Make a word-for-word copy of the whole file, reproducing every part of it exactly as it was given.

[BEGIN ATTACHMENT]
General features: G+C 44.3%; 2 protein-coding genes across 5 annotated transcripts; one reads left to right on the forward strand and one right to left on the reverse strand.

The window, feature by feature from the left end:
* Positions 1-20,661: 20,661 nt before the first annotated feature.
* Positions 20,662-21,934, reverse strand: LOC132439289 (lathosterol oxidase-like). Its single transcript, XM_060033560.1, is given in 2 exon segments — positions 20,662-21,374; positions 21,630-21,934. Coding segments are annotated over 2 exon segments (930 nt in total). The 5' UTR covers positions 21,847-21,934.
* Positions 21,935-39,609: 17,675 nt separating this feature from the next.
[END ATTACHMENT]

General features: G+C 44.3%; 2 protein-coding genes across 5 annotated transcripts; one reads left to right on the forward strand and one right to left on the reverse strand.

The window, feature by feature from the left end:
* Positions 1-20,661: 20,661 nt before the first annotated feature.
* Positions 20,662-21,934, reverse strand: LOC132439289 (lathosterol oxidase-like). Its single transcript, XM_060033560.1, is given in 2 exon segments — positions 20,662-21,374; positions 21,630-21,934. Coding segments are annotated over 2 exon segments (930 nt in total). The 5' UTR covers positions 21,847-21,934.
* Positions 21,935-39,609: 17,675 nt separating this feature from the next.